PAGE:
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New York: Overspending

New York is one of the places with the highest cost of living, so it appears that respondents don't like it when a partner spends money on unnecessary items. Overspending is the top financial deal breaker in New York.

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North Carolina: Overspending

Overspending is the top financial deal breaker in North Carolina — but just barely. An almost equal percentage of respondents said being secretive about finances is the biggest financial deal breaker.

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North Dakota: Overspending

Overspending is the biggest financial turnoff in a relationship in North Dakota, by far. Being secretive about finances is a distant second when it comes to financial deal breakers in the state.

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Ohio: Secretive About Finances

Being secretive about finances is the No. 1 financial deal breaker in Ohio. But a nearly equal percentage of respondents consider overspending to be a bad financial habit that can hurt relationships.

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Oklahoma: Overspending

Oklahoma residents have more debt than residents in most states, a GOBankingRates survey found. Overspending can lead to debt, so it makes sense that the state's residents consider spending too much a financial deal breaker.

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Oregon: Secretive About Finances

Money can be a taboo topic, but not talking openly about it in a relationship can create problems. Keeping money secrets can be even worse, which is likely why being secretive about finances is the top financial deal breaker in Oregon. The two other top turnoffs for respondents in the state are overspending and too much debt.

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Pennsylvania: Secretive About Finances

Being secretive about finances is the top financial deal breaker in Pennsylvania. But overspending is a close second. An almost equal percentage of respondents find these two habits unappealing in a partner.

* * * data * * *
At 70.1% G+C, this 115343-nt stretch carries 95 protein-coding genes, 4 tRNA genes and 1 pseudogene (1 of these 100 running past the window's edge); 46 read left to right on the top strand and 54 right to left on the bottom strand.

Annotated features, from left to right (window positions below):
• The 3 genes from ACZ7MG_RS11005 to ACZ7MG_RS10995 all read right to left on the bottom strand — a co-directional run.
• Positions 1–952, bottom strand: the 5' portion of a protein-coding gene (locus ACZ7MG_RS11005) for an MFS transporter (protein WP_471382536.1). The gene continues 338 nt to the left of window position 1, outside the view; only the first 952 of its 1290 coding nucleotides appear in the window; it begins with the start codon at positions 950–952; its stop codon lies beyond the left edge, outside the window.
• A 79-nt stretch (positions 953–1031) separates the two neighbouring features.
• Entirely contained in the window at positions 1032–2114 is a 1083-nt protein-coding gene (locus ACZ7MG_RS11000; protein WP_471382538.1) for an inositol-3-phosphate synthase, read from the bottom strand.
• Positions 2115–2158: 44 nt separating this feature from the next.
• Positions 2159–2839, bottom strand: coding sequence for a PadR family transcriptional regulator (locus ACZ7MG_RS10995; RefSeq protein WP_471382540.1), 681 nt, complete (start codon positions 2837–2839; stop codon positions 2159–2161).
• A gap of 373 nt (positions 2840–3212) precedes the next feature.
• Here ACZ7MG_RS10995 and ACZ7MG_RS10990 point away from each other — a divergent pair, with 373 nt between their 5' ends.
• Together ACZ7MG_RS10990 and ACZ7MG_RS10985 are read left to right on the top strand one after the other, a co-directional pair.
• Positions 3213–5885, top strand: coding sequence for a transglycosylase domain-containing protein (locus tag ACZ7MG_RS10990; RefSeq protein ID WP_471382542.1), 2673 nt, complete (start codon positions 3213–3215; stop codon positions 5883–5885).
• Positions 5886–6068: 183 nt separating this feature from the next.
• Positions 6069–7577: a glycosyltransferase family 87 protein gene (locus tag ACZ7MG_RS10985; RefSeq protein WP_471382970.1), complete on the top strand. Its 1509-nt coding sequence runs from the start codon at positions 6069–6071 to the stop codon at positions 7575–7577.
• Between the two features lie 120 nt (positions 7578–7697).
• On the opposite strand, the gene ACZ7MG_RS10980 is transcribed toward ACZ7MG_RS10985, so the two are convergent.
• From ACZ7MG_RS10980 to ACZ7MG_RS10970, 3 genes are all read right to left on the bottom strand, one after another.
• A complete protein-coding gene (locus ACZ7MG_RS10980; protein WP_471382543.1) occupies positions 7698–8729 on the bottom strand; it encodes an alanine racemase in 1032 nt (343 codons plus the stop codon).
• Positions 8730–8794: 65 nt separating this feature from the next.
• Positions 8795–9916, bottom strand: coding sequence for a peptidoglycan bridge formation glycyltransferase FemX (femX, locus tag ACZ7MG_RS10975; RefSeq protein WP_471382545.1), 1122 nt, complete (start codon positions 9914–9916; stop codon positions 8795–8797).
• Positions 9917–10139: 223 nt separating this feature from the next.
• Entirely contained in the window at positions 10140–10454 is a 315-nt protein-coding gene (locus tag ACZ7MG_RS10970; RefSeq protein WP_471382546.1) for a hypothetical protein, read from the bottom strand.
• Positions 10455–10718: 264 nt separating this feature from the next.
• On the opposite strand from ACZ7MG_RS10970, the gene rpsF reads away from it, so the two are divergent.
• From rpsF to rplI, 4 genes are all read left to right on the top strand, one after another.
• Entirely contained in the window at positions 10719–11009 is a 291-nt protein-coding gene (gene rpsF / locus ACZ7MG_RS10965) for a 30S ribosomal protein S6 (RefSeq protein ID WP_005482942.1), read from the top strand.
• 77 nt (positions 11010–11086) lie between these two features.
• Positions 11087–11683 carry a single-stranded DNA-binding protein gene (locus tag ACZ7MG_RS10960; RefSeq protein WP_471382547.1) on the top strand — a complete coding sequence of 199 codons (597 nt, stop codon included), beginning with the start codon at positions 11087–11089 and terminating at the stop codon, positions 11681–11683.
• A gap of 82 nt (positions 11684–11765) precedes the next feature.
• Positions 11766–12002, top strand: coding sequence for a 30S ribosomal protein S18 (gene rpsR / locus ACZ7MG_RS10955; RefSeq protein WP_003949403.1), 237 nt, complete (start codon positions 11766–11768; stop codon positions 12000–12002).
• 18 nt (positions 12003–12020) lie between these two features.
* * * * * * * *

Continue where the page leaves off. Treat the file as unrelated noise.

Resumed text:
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Rhode Island: Secretive About Finances

Like residents in nearly half of the states, Rhode Island respondents named being secretive about finances as the top financial deal breaker.

To finish rich, couples need to talk openly about money, figure out their values and set financial goals together, according to best-selling author David Bach.

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South Carolina: Overspending

When it comes to relationships, overspending is the biggest financial deal breaker in South Carolina. The second-biggest deal breaker is closely related: too much debt.

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South Dakota: Overspending

South Dakota is another one of the 27 states where respondents said overspending is the top financial deal breaker.

However, it's the only state where "doesn't make enough money" is the No. 2 financial deal breaker. About 31 percent of South Dakota respondents would end a relationship if their partner's income was too low.

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Tennessee: Secretive About Finances

Trying to keep your bad money habits under wraps could backfire in Tennessee. That's because it's one of the 23 states where being secretive about finances is the top financial deal breaker.

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Texas: Secretive About Finances

Being secretive about finances is the top financial deal breaker in Texas — but just barely. An almost equal percentage of respondents named overspending and too much debt as the top financial reasons to end a relationship.

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Utah: Secretive About Finances

Being secretive about finances also is the No. 1 financial deal breaker in Utah. Overspending is a close second in a state where residents are more likely to live paycheck to paycheck.

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Vermont: Overspending/Secretive About Finances

Overspending and being secretive about finances both claim the top spot in Vermont as the biggest financial deal breaker.